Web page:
The Fujitsu-Lotus Sametime Unified Telephony PrimeCluster software allows the Lotus Sametime Unified Telephony application software on each node to know the state of the other node. This information is important because in clusters, resources are usually controlled by one of the cluster nodes. All other nodes keep a backup of the resources in case they need to take over control if the controlling node fails. The cluster software has as a task to prevent the so-called “split brain” situation where two nodes of a cluster think that they are controlling the same resource.
A new Stand Alone Service (SAS) feature is offered in the legacy system software release. Instead of shutting down one node, the node that takes over goes into a "Stand Alone Primary" state while the node which is supposed to shutdown and reboot goes into a "Stand Alone Secondary" state. This allows phones local to each node to continue making calls to each other or even calls to the PSTN via the local gateway available on that network.
To keep track of the state of the other node, the PrimeCluster software maintains a heartbeat between the two nodes through the cluster-interconnect (two interfaces used for redundancy and load balancing of the information that is shared between the two nodes of the cluster). The frequency of the heartbeat is once per 200 milliseconds and once 50 consecutive heartbeats are missed, the PrimeCluster software activates its Split Brain defense mechanism. In this situation, the PrimeCluster software must be ensured that only one of the nodes controls the common resources. This is done by stopping one of the nodes unconditionally. In PrimeCluster terminology, the Split Brain Defense mechanism is called the Shutdown Facility (SF) and it starts any number of Shutdown Agents consecutively until one of the nodes is shutdown. In Lotus Sametime Unified Telephony.0 PrimeCluster provides two shutdown agents in the following order:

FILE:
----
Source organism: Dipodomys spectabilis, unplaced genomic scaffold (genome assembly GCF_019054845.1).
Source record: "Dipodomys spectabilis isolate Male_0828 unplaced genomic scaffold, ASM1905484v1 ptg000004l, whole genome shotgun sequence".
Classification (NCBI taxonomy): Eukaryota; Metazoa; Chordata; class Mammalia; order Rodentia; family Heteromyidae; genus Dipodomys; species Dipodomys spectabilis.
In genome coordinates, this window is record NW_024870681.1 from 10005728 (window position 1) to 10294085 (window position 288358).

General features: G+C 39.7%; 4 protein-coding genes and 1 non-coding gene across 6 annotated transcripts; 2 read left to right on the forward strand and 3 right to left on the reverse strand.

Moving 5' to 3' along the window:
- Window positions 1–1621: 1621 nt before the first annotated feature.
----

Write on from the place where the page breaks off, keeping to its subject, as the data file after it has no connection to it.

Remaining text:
After the shutdown agents have run, the Lotus Sametime Unified Telephony cluster should have one node shut down and one node active.
In server configurations where the nodes share the same subnet (for the Management, Signaling and Billing interfaces) the active node has all virtual IP addresses activated that were running on the shut down node. When a virtual IP address is activated on the Lotus Sametime Unified Telephony node that takes over, it sends out a so-called gratuitous address resolution protocol (ARP) to inform the LAN switches and routers of the network about the new MAC address for the virtual IP address. The routers and the LAN switches then reconfigure to adapt to the new situation. A network scheme in which server nodes share the same subnet for the Management, Signaling and Billing interfaces is common for co-located voice server clusters. For server configurations with network separation (each node has different subnets for the Management, Signaling and Billing interfaces) endpoints have to switchover to the partner node IP (on the active node). This type of networking scheme is common for geo-separated clusters.
Parent topic: Cluster Redundancy
DOWN Shutdown Agent